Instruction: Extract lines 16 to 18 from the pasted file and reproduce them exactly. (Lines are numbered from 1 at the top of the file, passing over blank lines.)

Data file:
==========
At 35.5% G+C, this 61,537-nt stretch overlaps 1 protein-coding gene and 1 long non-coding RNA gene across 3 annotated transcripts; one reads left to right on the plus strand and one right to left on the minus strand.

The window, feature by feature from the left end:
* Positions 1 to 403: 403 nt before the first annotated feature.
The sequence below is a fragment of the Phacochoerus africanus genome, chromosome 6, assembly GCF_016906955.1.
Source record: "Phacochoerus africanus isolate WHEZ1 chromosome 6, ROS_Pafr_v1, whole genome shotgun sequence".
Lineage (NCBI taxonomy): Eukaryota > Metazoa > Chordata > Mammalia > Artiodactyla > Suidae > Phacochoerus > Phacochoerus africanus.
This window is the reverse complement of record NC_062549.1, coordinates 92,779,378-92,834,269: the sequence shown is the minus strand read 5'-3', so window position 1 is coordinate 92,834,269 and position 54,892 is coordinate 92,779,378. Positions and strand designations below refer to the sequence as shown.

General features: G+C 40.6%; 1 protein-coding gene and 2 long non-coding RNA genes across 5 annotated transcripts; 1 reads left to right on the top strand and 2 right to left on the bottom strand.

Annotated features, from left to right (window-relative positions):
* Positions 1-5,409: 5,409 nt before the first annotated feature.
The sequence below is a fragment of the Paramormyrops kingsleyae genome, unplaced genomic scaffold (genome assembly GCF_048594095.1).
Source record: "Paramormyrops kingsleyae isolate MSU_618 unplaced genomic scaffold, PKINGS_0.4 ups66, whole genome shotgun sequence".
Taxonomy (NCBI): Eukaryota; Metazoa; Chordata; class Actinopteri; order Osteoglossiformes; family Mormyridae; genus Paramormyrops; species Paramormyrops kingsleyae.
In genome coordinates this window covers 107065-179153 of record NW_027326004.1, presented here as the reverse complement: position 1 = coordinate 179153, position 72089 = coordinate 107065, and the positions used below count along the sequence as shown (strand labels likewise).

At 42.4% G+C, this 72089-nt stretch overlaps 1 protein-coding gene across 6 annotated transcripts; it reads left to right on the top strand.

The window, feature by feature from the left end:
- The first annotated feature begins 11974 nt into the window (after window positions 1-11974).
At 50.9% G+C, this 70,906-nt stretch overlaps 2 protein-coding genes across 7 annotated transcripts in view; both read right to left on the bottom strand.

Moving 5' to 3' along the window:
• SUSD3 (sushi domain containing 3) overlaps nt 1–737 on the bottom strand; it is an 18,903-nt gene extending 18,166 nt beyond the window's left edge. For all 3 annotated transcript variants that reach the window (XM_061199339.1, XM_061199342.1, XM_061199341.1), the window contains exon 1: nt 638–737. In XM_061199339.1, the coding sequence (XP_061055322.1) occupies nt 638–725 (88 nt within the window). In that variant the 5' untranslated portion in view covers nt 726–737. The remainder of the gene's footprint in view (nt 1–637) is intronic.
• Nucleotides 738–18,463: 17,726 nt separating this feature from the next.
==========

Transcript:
The window, feature by feature from the left end:
- The first annotated feature begins 11974 nt into the window (after window positions 1-11974).
At 50.9% G+C, this 70,906-nt stretch overlaps 2 protein-coding genes across 7 annotated transcripts in view; both read right to left on the bottom strand.